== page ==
The same view was reiterated by this Tribunal in T.M. Sampath Vs. Union of India, [OA No. 188/2012 decided on 30.08.2013] and Naresh Wadhwa Vs. Union of India [OA No. 810/2013 decided on 29.10.2013].
8. Meaning thereby, the Competent Authority has transferred the applicant from Nangal to Ropar, on administrative ground and in public interest. Indeed such transfer order cannot and should not be interfered with by the courts. A Government servant holding a transferable post is liable to be transferred and he has no right to remain posted at one place or the other. Such transfer orders issued by the competent authority do not violate any legal right. If the courts continue to interfere with day-to-day transfer orders issued by Government and its subordinate authorities, there will be complete chaos in the administration which would not be conducive to the public interest. This matter is no more res integra and is now well settled.
9. An identical question came to be decided by Hon’ble Supreme Court in case Shilpi Bose Vs. State of Bihar AIR 1991 SC 532. Having considered the scope of judicial interference in transfer matter, the Apex Court has observed as under:-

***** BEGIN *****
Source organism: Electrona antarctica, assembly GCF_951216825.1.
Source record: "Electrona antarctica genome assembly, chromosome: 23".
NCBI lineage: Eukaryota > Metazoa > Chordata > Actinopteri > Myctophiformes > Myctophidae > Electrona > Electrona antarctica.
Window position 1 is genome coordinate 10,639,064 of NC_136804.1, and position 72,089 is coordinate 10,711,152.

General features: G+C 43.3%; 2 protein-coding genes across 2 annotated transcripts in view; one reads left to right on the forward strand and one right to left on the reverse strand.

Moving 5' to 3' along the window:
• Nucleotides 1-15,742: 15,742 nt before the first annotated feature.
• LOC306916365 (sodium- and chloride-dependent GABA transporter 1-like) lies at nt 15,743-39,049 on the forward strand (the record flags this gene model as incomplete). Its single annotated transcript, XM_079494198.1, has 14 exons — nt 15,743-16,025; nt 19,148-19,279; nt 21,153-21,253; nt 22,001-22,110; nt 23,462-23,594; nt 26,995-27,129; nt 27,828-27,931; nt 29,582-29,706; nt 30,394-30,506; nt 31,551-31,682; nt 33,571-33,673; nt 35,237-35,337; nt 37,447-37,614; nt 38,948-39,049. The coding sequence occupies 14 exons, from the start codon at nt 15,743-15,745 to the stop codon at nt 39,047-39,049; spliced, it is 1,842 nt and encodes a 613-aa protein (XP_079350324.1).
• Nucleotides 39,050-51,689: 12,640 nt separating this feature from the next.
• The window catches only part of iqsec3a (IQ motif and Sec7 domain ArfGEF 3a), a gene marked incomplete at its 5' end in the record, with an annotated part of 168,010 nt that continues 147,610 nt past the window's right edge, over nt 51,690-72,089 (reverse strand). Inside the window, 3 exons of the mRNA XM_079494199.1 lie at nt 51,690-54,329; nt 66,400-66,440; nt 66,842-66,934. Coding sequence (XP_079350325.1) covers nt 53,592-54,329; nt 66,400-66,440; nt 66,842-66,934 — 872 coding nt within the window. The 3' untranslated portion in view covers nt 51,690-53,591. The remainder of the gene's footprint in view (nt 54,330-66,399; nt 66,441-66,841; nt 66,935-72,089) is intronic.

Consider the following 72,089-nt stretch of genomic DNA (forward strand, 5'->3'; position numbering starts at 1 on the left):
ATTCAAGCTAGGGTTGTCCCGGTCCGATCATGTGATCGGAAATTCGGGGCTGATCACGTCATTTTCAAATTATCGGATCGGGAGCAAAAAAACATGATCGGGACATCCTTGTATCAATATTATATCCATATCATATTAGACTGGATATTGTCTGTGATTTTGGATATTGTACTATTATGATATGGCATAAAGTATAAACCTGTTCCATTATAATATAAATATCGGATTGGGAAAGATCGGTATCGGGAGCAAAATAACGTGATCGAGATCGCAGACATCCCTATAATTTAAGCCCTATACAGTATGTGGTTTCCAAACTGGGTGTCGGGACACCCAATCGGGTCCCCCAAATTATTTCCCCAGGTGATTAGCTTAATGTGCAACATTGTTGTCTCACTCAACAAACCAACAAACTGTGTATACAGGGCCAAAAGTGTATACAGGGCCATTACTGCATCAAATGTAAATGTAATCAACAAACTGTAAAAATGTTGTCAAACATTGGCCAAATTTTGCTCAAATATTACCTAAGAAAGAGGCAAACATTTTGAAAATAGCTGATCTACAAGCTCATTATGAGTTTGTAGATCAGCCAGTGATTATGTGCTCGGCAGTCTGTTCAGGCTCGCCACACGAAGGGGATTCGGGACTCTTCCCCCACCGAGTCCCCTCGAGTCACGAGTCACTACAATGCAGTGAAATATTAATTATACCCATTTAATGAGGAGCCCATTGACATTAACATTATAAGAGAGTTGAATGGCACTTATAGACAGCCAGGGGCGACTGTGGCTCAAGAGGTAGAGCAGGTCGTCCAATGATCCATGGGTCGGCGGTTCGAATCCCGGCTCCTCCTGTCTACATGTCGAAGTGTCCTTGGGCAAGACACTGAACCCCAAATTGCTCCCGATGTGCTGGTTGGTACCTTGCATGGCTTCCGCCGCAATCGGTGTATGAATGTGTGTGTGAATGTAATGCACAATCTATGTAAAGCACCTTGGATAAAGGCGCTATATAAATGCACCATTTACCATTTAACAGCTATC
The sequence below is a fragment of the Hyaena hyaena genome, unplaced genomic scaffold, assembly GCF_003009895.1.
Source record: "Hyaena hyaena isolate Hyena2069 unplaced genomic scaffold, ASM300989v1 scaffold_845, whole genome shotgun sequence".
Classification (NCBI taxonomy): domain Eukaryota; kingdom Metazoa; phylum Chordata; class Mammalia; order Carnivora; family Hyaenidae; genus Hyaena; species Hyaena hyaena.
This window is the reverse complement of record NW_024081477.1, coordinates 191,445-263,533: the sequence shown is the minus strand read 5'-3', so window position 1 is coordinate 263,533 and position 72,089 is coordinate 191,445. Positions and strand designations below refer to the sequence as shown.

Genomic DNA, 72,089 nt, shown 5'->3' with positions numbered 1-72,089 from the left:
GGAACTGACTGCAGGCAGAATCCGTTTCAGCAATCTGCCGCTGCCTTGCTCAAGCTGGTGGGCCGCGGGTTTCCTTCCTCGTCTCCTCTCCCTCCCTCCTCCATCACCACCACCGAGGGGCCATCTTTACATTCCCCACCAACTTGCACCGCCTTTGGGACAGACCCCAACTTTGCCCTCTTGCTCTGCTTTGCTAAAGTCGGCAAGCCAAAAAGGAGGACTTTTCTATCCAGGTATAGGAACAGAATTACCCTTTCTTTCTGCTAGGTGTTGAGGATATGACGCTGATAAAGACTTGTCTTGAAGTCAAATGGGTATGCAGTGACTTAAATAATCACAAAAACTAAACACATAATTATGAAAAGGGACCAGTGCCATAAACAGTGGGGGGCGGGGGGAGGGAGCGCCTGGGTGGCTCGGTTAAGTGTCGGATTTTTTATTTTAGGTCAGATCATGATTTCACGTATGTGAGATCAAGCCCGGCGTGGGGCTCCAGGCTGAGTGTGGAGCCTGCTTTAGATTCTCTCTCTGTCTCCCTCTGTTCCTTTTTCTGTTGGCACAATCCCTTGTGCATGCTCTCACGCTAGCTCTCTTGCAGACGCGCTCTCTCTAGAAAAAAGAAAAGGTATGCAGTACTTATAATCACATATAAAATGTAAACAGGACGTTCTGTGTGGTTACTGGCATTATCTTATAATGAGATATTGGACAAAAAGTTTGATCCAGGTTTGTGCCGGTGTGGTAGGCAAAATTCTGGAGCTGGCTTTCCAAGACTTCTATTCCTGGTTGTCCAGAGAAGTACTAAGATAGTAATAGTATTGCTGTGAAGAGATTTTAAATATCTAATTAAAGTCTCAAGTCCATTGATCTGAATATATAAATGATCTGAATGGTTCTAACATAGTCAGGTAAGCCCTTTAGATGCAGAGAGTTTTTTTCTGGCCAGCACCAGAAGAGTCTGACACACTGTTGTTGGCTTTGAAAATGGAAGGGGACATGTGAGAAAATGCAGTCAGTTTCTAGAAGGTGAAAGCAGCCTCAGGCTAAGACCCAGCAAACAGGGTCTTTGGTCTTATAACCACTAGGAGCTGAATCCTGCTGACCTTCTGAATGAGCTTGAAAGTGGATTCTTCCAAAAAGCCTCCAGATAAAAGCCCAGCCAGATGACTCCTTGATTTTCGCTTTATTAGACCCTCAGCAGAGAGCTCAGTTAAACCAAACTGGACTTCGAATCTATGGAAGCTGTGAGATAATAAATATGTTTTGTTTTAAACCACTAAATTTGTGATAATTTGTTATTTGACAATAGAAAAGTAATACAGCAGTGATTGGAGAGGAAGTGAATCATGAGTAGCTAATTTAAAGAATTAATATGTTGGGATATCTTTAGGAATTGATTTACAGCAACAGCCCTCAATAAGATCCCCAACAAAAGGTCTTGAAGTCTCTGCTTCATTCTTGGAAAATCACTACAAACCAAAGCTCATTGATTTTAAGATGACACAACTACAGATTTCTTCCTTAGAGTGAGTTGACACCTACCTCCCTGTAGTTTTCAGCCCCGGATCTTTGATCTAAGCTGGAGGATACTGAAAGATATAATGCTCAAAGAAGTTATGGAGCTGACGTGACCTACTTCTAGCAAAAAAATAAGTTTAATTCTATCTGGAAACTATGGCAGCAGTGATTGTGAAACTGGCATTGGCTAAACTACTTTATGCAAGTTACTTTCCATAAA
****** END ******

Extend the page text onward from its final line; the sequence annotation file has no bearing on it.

'4.In our opinion, the Courts should not interfere with a transfer order which is made in public interest and for administrative reasons unless the transfer orders are made in violation of any mandatory statutory rule or on the ground of mala fide. A Government servant holding a transferable post has no vested right to remain posted at one place or the other, he is liable to be transferred from one place to the other. Transfer orders issued by the Competent Authority do not violate any of his legal rights. Even if a transfer order is passed in violation of executive instructions or orders, the Courts ordinarily should not interfere with the order instead affected party should approach the higher authorities in the department.'
10. In the same manner, it was also held by Hon’ble Supreme Court in case Union of India V. S.L. Abbas 1993 (4) SCC 357 that who should be transferred where, is a matter for the appropriate authority to decide. Unless the order of transfer is vitiated by mala fides or is made in violation of any statutory provisions, the Court cannot interfere with it.